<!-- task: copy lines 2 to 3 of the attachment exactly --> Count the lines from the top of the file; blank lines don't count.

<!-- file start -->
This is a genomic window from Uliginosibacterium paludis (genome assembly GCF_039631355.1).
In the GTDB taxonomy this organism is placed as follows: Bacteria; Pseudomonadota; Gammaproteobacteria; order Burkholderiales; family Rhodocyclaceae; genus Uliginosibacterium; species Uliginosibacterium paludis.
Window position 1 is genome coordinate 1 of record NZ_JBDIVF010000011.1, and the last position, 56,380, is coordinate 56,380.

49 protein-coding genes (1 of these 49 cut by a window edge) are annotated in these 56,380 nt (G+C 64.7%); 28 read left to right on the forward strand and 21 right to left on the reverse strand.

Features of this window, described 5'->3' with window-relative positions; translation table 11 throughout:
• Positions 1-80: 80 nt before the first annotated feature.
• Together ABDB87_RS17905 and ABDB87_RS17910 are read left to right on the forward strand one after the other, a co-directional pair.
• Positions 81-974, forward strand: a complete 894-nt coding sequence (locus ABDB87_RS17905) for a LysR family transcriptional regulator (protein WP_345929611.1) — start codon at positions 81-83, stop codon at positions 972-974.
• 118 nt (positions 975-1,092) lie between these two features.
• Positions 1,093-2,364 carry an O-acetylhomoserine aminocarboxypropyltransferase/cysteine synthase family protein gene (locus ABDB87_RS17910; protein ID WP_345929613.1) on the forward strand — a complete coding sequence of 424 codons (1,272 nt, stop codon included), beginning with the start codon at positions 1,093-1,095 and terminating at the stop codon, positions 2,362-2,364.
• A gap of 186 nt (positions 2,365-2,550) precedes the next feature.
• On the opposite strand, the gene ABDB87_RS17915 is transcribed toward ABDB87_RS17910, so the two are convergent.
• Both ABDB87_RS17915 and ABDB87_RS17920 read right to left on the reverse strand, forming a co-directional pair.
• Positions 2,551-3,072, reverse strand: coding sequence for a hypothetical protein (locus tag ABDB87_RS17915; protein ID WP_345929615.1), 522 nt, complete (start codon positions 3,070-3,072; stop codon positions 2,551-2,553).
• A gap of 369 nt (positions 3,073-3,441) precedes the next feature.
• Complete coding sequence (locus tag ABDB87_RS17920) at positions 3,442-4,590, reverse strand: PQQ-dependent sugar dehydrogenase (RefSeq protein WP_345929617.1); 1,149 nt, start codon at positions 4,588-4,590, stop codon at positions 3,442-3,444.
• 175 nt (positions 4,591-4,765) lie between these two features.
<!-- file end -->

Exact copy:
In the GTDB taxonomy this organism is placed as follows: Bacteria; Pseudomonadota; Gammaproteobacteria; order Burkholderiales; family Rhodocyclaceae; genus Uliginosibacterium; species Uliginosibacterium paludis.
Window position 1 is genome coordinate 1 of record NZ_JBDIVF010000011.1, and the last position, 56,380, is coordinate 56,380.